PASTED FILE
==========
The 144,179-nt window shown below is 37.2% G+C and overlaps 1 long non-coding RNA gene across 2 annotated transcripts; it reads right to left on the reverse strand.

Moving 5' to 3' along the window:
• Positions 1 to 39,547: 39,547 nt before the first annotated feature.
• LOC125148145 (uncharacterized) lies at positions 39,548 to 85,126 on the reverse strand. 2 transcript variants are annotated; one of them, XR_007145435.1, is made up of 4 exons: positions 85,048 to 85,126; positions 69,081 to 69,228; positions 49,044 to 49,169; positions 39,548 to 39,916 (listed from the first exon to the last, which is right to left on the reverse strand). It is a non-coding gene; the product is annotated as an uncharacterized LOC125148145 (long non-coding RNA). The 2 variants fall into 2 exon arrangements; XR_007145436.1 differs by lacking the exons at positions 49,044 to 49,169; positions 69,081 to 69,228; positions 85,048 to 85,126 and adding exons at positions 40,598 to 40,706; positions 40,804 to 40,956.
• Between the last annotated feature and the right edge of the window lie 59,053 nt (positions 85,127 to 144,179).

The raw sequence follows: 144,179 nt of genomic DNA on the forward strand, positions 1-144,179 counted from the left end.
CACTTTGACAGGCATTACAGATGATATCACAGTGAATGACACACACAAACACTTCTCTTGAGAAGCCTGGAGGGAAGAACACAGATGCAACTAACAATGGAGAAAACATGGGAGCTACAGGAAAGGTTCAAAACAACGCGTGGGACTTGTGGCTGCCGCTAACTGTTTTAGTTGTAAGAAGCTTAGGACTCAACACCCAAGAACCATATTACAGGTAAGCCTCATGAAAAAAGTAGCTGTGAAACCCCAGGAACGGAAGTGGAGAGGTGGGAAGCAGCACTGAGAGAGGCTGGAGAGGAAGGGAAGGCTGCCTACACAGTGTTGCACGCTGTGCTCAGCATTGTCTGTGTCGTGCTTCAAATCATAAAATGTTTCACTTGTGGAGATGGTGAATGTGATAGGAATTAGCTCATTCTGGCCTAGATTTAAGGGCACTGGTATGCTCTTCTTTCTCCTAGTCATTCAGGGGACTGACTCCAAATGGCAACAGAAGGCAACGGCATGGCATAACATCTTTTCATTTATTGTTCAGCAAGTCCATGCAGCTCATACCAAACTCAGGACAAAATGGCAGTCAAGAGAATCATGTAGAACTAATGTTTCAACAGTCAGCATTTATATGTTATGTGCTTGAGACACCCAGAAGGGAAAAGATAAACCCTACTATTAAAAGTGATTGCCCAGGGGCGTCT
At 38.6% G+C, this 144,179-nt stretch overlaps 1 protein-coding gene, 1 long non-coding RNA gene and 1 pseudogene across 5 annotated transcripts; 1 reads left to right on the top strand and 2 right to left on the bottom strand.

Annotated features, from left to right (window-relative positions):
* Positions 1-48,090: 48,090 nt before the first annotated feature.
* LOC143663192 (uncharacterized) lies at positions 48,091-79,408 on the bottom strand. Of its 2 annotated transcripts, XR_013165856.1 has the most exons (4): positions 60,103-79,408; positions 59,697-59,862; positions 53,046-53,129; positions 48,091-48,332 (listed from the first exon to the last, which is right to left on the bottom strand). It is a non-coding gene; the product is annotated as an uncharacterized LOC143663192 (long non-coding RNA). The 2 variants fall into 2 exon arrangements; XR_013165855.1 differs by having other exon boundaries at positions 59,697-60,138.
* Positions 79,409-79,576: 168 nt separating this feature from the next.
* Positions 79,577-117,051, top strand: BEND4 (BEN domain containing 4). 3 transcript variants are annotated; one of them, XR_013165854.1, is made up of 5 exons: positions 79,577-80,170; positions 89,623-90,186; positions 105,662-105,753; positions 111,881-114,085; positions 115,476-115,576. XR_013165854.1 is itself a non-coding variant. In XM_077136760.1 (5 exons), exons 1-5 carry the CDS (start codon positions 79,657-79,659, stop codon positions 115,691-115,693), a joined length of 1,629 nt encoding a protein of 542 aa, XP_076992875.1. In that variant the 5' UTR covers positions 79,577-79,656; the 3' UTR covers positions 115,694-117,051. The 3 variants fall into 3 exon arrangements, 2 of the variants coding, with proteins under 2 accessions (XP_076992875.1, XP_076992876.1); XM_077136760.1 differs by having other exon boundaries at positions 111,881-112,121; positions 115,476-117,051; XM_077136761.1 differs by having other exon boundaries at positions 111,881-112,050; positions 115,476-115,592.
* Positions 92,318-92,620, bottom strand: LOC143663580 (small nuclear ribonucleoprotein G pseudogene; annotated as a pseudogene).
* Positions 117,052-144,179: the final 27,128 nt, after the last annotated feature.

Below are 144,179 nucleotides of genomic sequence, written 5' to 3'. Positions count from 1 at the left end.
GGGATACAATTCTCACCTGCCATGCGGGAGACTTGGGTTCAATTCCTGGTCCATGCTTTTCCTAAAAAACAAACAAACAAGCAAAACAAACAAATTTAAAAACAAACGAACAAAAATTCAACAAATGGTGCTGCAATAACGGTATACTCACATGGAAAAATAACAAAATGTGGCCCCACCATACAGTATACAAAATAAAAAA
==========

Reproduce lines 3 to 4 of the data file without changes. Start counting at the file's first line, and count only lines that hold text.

• Positions 1 to 39,547: 39,547 nt before the first annotated feature.
• LOC125148145 (uncharacterized) lies at positions 39,548 to 85,126 on the reverse strand. 2 transcript variants are annotated; one of them, XR_007145435.1, is made up of 4 exons: positions 85,048 to 85,126; positions 69,081 to 69,228; positions 49,044 to 49,169; positions 39,548 to 39,916 (listed from the first exon to the last, which is right to left on the reverse strand). It is a non-coding gene; the product is annotated as an uncharacterized LOC125148145 (long non-coding RNA). The 2 variants fall into 2 exon arrangements; XR_007145436.1 differs by lacking the exons at positions 49,044 to 49,169; positions 69,081 to 69,228; positions 85,048 to 85,126 and adding exons at positions 40,598 to 40,706; positions 40,804 to 40,956.